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Almost Spring Farm Update

1 Mar

It’s been a bit political around my blog lately. But as it turns out we have been doing a lot of farming too. The weather has been cooperating with a good mix of rain and sun.

We got our first application of fertilizer out on the grass seed. We are getting ready to do some spring planting, and even got a little tall fescue in the ground. We have been out in the orchards pruning, removing dead or sick trees and also getting ready for the trees to start bud break.

As a mom and farmer it comes with its own challenges. Last week I was home most of the week while the sun shined with sick kiddos. These kids go stir crazy so we headed out for a small adventure. Fresh air and “Frowing Wocks” always helps everyone’s spirits!

This spring-ish weather makes us all start to get antsy to get outside and be done with “winter”. And soon enough it will be spring. As a farmer though one thing I’ve learned is patience; turns out no matter how hard you try, you can’t push Mother Nature.

Why do we grow grass seed in Oregon??

17 Jan

Here’s a good question, “Why are you growing grass seed on those acres and acres of fields when you could be growing food?”  Well with the recent closing of yet another food processor in this state, the answer to this question can get very complex.  So what I thought I would give you here is the answer to another question, “Why is grass seed an important crop to grow?” 

WHY DO WE GROW TURF TYPE GRASS SEED??
I should start by saying that this is the seed that you would plant for your lawn or is used on sports fields.  Our farm is about 60% turf type grass seed fields.  A mix of variety, but overall it’s either perennial ryegrass or tall fescue (both cool season grasses).  Theses fields stay in the ground anywhere from as little as two years and upwards of 15 years.  On average our fields are in the ground about 5 years.  Which means we are not tilling the soil those years, we plant in year one and we harvest every year the same plants that were originally planted until we have to take the field out.  We have a good climate here in Oregon to grow these grasses, we have an industry that has a long history of investment and research dedicated to making us as farmers able to more with less.  Efficiency on a farm has always been a big concern and when it comes to turf type grass seed that story is no different.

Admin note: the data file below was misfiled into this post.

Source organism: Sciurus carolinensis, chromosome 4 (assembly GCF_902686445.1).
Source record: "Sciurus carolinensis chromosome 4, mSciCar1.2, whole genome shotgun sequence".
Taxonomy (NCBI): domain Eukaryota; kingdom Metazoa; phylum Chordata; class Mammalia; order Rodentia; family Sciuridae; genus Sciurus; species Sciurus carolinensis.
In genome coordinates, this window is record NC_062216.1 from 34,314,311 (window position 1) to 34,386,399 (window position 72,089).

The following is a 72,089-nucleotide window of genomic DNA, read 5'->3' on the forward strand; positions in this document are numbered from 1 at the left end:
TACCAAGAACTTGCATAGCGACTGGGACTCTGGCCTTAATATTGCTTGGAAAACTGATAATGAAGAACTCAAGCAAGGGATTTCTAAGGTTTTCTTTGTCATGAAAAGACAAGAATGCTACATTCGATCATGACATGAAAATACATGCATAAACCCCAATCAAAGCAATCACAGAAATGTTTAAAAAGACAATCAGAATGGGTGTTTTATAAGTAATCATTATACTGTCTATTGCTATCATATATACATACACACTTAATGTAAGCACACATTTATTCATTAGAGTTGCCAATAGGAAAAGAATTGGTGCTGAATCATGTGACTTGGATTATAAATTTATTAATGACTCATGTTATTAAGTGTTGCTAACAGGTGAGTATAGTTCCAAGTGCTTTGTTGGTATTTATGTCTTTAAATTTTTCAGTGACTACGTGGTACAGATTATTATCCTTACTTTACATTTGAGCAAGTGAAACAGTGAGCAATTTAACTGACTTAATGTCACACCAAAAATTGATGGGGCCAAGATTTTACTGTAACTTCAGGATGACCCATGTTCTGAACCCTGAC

That’s a little background (questions can be left below), but the WHY is what we are trying to get to here.  And that is where the environment comes into the conversation, new technology, and even the simple idea of just getting outside, all play a role. 

Environmental:
If you think of any major environmental disaster, hazard spills, floods, landslides, earthquake, really any situation where there is bare soil, what is the first thing that is usually done to protect that soil from further damage?  They have to plant something, and grass is an excellent tool that can sprout to protect the soil it’s growing from on the surface and also put down roots that hold soil in place.  Roots that also can clean up the ground as a natural filtration system.  Grass in these situations is a tool used that will continue to work for them usually with little oversight and management so they can deal with the larger issues at hand.  It’s also a tool used in combating air and water pollution.  As an example of air specifically, (see carbon sequestration below), China has made an effort to increase plantings of grass to help with their air pollution problem.  The photo below is from India just this year, there are many places similar to this that can use the help from the smog.

Carbon Sequestration:
These plants that stay in year after year aren’t just sitting there doing nothing.  Like all plants they are busy year round taking in carbon.  Yes they have periods where they don’t sequester as much, but overall, grass seed crops are a carbon sequestering tool.  Think of all the good that these acres and acres of crop ground are doing for our atmosphere!  And that’s just above ground, the roots and plant material that is its own ecosystem below the ground is always working.  Our soil is our best resource and grass seed has shown to be a crop that continues the trend of soil health and fertility. 

Interesting fact: Just one acre (about the size of one football field) of tall fescue has been found to sequester 5.45 ton of carbon per year!!

New Technologies: